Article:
Sunday, 11 January 2009

A Terrible Beauty

Wow - finally finished this monster!! Despite obvious criticism that this book doesn't cover all the important people and ideas of the twentieth century I really enjoyed it - very well written and now I think at least I have some sort of overview!

Bookmarked a lot - in chronological order that I thought was relevant, so here it is *bitesize*!

Freud's psychological ideas direct influence on Andre Breton (1896-1966). During WW1 was an orderly at psychiatric centre - first encountered analysis of dreams - groundwork for surrealism, route to art. Surrealism owed more to what its practitioners thought Freud meant than to what he actually wrote as few French and Spanish surrealists could read the texts as only available in German. More mystical, metaphysical state, started with poets - typical! Max Ernst, Giorgio de Chirico, Joan Miro, Salvador Dali, Rene Magritte.

The Divided Self - Ronald D Laing (1960) important not just for leading school of thought that mental illness represented a patient's private response to the environment but for attempting to align existential philosophy with Freudian psychology, important crossover 1948 to mid 60s. Gilbert Ryle Concept of Mind (1949) (student of Wittgenstein?) attacked traditional idea that theres a difference between mental and physical events - behaviourist view. Ludwig Wittgenstein - limits of language, do not need the concept of mind as separate. Burrhus F. Skinner Science and Human Behaviour - same gist.

Attack on Freud growing by late 50s. Treatments only 50% 'working' people 'cured'. Other analysis of Oedipus complex etc showing not true. We need REM sleep where we mostly dream is necessary for well-being, shouldn't wake up then. Dreams are naturally evanescent. Increasing Freud and Jung attacked for being unscientific. (Further reading: added bk to UAL bookbag).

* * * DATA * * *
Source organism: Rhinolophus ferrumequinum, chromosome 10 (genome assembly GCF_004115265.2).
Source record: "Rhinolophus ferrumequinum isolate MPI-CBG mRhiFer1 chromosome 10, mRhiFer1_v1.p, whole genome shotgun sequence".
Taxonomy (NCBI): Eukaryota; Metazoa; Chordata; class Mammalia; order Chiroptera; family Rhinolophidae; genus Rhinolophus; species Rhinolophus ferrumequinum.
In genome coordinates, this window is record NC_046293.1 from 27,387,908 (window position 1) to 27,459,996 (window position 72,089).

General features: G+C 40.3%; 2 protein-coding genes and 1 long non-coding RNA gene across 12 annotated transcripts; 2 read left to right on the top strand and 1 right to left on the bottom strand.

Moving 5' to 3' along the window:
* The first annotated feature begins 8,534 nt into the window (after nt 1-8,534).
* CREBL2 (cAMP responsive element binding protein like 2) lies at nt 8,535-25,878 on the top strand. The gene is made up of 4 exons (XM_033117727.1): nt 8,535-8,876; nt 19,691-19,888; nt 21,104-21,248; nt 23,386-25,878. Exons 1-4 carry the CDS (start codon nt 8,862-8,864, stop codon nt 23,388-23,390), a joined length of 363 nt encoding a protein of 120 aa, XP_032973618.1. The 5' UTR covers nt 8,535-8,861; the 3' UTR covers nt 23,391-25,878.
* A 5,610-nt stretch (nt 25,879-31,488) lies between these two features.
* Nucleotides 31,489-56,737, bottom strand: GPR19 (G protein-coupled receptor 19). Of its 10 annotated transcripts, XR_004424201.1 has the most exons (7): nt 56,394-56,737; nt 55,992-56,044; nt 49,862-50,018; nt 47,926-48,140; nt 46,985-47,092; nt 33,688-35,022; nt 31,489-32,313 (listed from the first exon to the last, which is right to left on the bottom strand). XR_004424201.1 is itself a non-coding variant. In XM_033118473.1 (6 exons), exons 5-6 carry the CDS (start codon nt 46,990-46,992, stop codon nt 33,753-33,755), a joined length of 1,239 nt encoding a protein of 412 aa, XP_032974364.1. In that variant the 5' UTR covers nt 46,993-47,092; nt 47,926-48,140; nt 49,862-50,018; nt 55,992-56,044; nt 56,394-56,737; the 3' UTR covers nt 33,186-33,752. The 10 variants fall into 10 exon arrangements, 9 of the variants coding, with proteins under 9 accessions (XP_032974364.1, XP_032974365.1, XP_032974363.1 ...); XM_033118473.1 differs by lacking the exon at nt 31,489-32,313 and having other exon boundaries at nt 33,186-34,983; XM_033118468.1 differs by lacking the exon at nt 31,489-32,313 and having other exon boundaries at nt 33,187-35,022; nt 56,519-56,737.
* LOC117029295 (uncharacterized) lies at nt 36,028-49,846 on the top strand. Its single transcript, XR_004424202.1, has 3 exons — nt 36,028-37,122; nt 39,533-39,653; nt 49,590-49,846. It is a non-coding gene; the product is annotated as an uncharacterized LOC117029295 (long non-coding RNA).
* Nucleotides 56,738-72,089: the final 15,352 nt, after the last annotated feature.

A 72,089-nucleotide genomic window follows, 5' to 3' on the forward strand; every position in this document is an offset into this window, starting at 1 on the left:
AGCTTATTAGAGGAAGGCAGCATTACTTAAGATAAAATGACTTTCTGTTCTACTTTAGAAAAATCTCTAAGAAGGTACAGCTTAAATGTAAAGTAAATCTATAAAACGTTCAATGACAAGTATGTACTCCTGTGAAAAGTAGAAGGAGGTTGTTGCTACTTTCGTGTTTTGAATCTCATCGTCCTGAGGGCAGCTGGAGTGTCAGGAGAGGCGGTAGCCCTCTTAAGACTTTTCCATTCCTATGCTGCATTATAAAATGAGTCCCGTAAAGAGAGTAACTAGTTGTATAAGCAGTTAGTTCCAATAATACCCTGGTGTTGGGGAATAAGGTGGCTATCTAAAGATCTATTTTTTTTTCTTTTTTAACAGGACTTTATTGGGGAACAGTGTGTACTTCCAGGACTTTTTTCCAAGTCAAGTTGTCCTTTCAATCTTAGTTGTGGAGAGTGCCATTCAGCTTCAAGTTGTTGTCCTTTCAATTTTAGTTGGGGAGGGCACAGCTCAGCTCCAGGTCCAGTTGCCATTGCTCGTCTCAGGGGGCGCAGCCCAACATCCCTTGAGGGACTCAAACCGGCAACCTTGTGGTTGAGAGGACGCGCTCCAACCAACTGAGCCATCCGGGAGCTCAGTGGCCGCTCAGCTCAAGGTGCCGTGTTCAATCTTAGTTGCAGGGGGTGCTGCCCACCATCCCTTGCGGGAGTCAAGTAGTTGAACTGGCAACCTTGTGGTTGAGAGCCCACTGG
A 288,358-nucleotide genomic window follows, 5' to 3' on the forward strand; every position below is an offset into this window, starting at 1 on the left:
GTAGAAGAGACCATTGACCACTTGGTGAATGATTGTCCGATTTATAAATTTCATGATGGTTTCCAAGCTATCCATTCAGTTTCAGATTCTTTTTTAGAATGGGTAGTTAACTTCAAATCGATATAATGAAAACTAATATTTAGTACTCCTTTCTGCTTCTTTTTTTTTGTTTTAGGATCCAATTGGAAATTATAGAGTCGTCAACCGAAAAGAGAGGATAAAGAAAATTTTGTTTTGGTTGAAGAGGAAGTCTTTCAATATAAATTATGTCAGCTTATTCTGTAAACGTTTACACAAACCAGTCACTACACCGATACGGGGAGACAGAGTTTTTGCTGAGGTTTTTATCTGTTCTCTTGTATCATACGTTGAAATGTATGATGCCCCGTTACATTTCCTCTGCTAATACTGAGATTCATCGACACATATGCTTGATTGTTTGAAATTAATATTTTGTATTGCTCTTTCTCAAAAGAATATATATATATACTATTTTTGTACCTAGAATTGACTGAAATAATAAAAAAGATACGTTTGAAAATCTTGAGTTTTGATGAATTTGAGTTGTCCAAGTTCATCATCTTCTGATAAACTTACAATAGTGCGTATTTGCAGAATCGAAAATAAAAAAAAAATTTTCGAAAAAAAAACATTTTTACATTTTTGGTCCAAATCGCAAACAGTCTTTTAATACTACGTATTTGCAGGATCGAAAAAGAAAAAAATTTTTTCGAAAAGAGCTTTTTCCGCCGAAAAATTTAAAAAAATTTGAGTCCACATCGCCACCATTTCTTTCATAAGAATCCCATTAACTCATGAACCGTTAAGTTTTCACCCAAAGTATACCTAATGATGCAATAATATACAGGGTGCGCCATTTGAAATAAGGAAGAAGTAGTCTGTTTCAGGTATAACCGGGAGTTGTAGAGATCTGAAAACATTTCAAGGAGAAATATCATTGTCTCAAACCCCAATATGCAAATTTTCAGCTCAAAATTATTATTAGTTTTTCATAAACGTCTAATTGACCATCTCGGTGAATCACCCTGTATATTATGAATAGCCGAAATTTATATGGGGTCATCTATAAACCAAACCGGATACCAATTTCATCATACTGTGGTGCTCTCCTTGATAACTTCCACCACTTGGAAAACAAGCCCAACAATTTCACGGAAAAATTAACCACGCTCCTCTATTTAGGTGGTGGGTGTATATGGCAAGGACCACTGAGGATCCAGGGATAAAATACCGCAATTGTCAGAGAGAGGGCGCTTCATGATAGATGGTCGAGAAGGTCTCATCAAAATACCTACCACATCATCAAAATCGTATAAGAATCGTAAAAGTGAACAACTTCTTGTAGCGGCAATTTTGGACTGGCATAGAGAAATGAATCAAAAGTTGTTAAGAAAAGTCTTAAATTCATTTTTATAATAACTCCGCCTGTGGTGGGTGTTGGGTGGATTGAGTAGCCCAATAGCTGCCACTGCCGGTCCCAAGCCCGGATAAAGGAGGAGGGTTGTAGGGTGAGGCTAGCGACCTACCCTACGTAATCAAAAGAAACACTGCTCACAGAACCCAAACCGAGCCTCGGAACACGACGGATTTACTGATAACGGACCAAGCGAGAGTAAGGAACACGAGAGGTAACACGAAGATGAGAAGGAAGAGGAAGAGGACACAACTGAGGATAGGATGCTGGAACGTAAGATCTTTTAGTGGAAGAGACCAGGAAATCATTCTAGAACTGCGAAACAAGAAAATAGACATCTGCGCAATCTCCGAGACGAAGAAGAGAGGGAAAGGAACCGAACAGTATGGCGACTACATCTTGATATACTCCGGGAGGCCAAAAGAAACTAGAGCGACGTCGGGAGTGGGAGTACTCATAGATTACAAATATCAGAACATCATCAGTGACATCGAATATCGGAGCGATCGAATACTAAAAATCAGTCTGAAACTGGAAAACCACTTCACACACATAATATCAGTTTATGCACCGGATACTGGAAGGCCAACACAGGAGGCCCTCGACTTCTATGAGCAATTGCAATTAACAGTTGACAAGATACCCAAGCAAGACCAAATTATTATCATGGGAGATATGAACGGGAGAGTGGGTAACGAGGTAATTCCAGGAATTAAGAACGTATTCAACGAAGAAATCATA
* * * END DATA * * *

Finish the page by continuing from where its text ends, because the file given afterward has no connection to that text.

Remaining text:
Jacques Monrod - proteins and nucleic acids (all life is made from) spontaneously adopt 3d forms. (interesting).

Jacques Lacan - think I wrote about him already - intro to Psychoanalysis and art post.
First book Ecrits (1966) major revisions of Freudianism, including that there is no such thing as the ego. Leading on from Laing and Wittgenstein - attention to language, psychoanalysts job to listen to and question the language used (more/or less meaning to each person) of 'desire'. Unconscious is not a private region inside us but the underlying and unknown pattern of our relations with one another, mediated by language. His writings are obscure, difficult to read but the reader is supposed to get their own meanings. Lots of opposition - eccentric, confused etc

Michel Foucault - shared belief with Lacan and Laing that mental illness was a social construct. Societies control people by subverting classical order of political rule based on sovereignty and rights and replaced it with 'norms' of human behaviour. Believed there is no normal condition of nature. Liberal humanism is a sham, revealed itself as an instrument of class power and the socially privileged.

Jean Piaget - Swiss Psychologist. Structuralism (1971) Mental structures that exist midway between nervous system and conscious behaviour (wherever that might be). Partly inherited, partly achieved, like learning grammar - maybe. Very hard for English speaking Europe to understand!

In 60s Claude Levi-Strauss, not merely an anthropologist but as a philosopher, guru and his structuralist views embracing psychology, philosophy, literary criticism and architecture. He came up with the 'human sciences'. Jean-Paul Sartre and Ferdinand de Saussure - attacked by Levi-Strauss, subjective bias of existentialism, arguing that a philosophy based on personal experience 'can never tell us anything essential either about society or humanity.' Being an anthropologist, he also attacked the ethnocentric nature of much European thought, saying it was too culture-bound to be truly universal.

Backlash from Jacques Derrida in Tristes Tropiques attacked Levi-Strauss for making generalisations about primitive tribes, logical inconsistencies in arguments (Strauss saying no development/Derrida saying words seen as historically less reliable than speech, imprecisions and contradictions but lots of other decorations in the culture that could be seen as 'writing'). Derrida (same as Lacan, Foucault and Piaget) language is the most important mental construct, something that sets man apart from animals. Basic tool of thought and therefore essential to reason. Once we doubt language as an accurate representation, words mean both more and less than they appear to, either to the person producing them or someone hearing or reading them. The gap in meaning he labelled the differance and led on to deconstruction.